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  1. Alejandro, Josefina Inoturan DNP, RN
  2. Pleasants, Elizabeth A. RN
  3. Shookhoff, Mary Lou BSN

Article Content

Thankful for the publishing opportunity

The May issue of Nursing2018 gave me a most delightful surprise. As I read through it, I zeroed in on the Nurses Week tribute, looked at the byline and saw my name ("Nurses Week Tribute: What a Patient Taught Me about Nursing"). Thank you for the encouragement to write and publish. Featuring my article as a Nurses Week tribute was an honor. I hope the other articles I've published in Nursing in recent years have inspired other nurses in their quest for excellence in patient care.

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Too much for a nursing student?

A recent article described the experience of a nursing student who cared for a patient who'd just delivered a stillborn baby ("Shouldering a Patient's Pain," Student Voices, January 2018). I was dismayed to think any nursing instructor would assign an inexperienced student to a patient who'd tragically delivered a premature stillborn. A student should experience the normal birthing experience as a beginner and learn firsthand how to care for patients whose pregnancies and deliveries were uncomplicated. The assignments can become more complex with experience.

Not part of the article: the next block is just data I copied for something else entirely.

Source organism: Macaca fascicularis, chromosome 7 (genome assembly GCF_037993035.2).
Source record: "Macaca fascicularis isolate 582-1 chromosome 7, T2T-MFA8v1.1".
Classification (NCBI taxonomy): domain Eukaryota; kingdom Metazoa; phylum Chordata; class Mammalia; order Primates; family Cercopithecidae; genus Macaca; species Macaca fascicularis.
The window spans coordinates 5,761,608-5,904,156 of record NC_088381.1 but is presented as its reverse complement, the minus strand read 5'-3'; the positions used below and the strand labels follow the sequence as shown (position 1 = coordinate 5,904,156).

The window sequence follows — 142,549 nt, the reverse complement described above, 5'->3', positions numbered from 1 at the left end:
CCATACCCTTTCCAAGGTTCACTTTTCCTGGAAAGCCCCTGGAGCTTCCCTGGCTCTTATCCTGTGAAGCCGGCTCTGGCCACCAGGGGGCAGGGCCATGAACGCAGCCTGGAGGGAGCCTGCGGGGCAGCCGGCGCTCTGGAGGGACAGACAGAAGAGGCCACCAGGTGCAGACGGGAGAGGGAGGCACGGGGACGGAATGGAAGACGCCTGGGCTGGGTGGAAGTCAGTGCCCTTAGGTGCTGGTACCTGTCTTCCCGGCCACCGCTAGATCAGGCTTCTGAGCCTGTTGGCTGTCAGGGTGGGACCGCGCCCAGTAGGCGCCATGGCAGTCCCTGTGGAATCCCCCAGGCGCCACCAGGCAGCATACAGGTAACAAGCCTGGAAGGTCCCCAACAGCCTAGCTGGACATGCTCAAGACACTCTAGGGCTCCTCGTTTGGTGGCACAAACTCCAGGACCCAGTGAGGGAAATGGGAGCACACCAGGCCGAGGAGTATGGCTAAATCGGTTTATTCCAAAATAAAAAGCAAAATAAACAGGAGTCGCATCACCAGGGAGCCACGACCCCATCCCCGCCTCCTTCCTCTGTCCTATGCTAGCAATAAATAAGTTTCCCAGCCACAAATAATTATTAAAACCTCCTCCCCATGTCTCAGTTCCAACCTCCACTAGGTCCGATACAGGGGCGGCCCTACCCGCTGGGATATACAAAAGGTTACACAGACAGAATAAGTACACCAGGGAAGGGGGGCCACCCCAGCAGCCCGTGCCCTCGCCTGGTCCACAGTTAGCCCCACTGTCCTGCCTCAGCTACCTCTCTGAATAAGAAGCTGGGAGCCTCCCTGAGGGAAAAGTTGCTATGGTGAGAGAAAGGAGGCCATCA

I've been a reader of your fine journal since 1974 and consider it to be the best nursing journal around. Keep up the good work.






Key to solving the opioid crisis

As both an RN and someone who's suffered from severe chronic pain for nearly 2 decades, I feel that the individuals who are most qualified to manage chronic pain and to help end this crisis are rarely, if ever, mentioned. I'm speaking about board-certified pain specialists. Rescinding the authority of physician assistants, NPs, and physicians who aren't board-certified in pain management to refill opioid medications should be a first step in ending the widespread abuse of opioids. Perhaps Nursing could publish an article about board-certified pain specialists and how they can help end this crisis.